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The secret is out: Apple has a worm inching its way through its corporate flesh. January was a tough month on the Cupertino, California company venerated for its innovation and vision.

The controversy emerged when an Apple contractor in China, a manufacturing facility known as Foxconn where many brand-name electronics are assembled largely by hand, made headlines when dozens of workers threatened to jump to their deaths over a labor dispute. Foxconn’s solution? Erect netting beneath roofs and windows.

It doesn’t end there. For 12-hour shifts, six-days-per week and a live-in lifestyle workers allegedly earn just $17, the New York Times reports. Forbes and PC Magazine added their own angle to the news. One such detail described a high-level manager who, at a Chinese zoo, asked a zookeeper to provide advice on how to deal with his workers, drawing a direct comparison between factory workers and undomesticated animals. It gets worse. A NYT piece, “In China, Human Costs are Built into iPad“, refers to two dozen accidental worker deaths that have occurred as a result of unsafe working conditions. Finally, in “This American Life” the narrator of “Mr. Daisey and the Apple Factory” recounts a first-hand meetup with underage Chinese workers, among scores of others who suffer permanent neurological tremors and ticks as a consequence of over-exposure to a chemical toxin.

For all the outrage, many argue such are the inescapable growing pains of a Third World labor force “coming up”. At one time, the United States, too, was known for worker exploitation, a chief reason child labor laws gained traction and unions became a bulwark against corrupt and abusive management practices. And yet, even at the height of the union movement in the US such organizations represented only a fraction of the workforce. Nonetheless, what began as labor negotiating with management to build a viable American middle class has transformed in recent decades to its polar opposite: a perception that unions destroy American prosperity.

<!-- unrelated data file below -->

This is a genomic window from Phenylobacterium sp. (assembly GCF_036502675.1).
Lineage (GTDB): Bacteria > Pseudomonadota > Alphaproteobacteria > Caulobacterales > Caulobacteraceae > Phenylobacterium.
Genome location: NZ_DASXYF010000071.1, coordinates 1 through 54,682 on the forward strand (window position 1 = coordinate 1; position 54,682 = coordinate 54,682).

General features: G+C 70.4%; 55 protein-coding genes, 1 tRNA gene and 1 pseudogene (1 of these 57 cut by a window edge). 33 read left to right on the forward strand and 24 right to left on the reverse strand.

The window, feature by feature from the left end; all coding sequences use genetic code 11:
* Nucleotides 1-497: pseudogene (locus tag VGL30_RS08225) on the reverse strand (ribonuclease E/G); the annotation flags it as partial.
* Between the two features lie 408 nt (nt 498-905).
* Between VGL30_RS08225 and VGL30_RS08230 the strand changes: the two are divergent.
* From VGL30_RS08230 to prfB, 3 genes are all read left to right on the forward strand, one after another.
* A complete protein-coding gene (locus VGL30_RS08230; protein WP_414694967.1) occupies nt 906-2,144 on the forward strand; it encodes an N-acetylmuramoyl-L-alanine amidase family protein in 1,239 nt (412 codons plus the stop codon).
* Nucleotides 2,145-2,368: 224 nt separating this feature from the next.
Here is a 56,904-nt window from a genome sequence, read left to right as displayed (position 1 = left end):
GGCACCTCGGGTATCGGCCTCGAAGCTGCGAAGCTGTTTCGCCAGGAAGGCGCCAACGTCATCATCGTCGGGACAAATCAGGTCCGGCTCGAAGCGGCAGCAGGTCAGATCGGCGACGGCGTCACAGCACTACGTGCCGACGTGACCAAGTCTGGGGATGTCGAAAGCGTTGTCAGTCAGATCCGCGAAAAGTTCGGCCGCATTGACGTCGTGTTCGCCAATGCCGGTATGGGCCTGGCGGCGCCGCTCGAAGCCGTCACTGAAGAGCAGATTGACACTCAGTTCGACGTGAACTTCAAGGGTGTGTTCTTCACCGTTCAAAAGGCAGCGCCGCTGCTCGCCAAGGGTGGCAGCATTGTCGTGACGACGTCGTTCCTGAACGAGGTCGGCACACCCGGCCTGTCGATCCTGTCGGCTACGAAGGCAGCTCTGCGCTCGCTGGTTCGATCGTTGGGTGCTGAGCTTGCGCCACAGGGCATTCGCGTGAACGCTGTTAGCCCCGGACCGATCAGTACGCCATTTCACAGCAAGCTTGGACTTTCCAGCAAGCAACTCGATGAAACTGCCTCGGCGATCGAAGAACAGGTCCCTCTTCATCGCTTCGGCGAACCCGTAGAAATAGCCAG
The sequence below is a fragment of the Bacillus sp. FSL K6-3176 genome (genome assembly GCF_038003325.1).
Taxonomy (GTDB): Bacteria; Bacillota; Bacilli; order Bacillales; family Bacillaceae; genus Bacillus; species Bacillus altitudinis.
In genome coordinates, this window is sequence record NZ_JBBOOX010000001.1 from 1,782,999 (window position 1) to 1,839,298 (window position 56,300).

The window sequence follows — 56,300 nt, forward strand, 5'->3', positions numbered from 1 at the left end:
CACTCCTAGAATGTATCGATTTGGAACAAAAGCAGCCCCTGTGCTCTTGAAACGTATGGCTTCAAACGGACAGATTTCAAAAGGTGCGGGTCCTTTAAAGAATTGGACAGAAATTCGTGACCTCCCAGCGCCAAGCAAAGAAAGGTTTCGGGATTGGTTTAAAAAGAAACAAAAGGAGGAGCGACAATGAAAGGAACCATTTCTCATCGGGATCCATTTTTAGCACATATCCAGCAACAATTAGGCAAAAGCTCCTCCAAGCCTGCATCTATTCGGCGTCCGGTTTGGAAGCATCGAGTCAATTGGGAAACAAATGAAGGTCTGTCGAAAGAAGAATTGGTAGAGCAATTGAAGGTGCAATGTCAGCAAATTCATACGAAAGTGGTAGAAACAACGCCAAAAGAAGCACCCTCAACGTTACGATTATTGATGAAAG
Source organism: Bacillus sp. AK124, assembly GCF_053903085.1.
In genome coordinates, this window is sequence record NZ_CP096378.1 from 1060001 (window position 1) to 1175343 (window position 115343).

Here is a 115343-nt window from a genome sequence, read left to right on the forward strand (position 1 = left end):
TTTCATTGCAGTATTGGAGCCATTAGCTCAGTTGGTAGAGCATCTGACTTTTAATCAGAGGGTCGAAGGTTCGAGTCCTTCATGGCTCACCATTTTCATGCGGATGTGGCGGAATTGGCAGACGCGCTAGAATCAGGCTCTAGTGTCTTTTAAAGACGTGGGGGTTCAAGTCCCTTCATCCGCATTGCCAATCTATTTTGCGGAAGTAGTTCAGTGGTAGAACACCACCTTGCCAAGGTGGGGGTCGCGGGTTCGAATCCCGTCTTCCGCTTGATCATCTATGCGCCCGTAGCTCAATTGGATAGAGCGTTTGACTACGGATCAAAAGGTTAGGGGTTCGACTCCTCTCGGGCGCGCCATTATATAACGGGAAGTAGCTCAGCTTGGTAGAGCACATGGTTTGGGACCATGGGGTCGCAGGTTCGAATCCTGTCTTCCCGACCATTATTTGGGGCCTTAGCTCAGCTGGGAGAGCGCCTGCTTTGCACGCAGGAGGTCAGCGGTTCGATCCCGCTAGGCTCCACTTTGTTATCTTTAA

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In the scare-of-the-week news story we learn that Bed, Bath & Beyond may have distributed radioactive tissue holders across the country.

It allegedly started when just four metal tissue box covers buried in a transport truck set off radiation detectors installed after 911 to protect us from a terrorist threat. Who knew truck-stop Geiger counters would also serve to protect us, apparently, from made-in India? But are mass exporters like China and India really to blame for these all-too-common consumer product scares?

Perhaps not.

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